And while I'm at it, more of MR's Gunfighter Ballads stuff: "The Streets of Laredo"
posted by fourcheesemac at 11:05 AM on January 20, 2008


to those of you who dont seem to appreciate the complete and total genius lunacy of juxtaposing a domesticated elephant with the wild west I think it's time you smoke more (or better) hash.
posted by Escapetank at 12:00 PM on January 20, 2008


The song "Streets of Laredo" is interesting because, like many American folk songs (this one is also known as "The Cowboy's Lament"), it's based on older, British songs. This one is based upon "The Unfortunate Rake" which became the New Orleans standard "St. James Infirmary". Jim Hoy, Great Plains scholar and folklorist, and others argue that "Streets of Laredo," rather than being penned by the very busy traditional, was actually written by Francis Henry Maynard.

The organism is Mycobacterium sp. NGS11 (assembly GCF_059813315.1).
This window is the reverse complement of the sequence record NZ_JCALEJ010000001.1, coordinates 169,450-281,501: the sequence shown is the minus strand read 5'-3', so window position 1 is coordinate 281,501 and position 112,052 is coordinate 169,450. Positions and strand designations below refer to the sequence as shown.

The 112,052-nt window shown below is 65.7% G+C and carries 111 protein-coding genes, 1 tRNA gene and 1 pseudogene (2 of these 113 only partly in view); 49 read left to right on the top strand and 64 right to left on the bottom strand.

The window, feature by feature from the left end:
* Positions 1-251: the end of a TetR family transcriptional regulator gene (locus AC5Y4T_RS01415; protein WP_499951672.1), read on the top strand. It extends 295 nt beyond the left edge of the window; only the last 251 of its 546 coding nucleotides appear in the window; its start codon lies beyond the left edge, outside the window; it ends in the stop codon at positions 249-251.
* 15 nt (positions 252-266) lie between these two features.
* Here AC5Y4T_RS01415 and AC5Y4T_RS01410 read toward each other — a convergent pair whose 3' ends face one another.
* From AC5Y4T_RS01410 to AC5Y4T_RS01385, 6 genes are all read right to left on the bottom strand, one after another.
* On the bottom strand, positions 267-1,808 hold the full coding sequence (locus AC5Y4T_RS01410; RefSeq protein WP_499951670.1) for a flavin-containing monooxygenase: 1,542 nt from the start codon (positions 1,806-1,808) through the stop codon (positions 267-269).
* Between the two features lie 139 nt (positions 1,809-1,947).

What that has to do with Martin and elephants, I don't know.
posted by sleepy pete at 1:55 PM on January 20, 2008


Sleepy Pete, not to mention "The Bard of Armagh."
posted by fourcheesemac at 5:33 PM on January 20, 2008


This was one of my father's all time favorite songs. I love it because I love him. I asked him what he'd like for Christmas in 1965 and he wanted this record. Nowhere in NYC had it. This kind of music was just not available here then. It was a North-South thing I guess. All I could get was the comedy version of some dorky guys, pre Steve Martin but just as awful. He just hated it. aww. :(

I do like Steve Martin's Ramblin Guy with the Muppets.
posted by nickyskye at 8:20 PM on January 20, 2008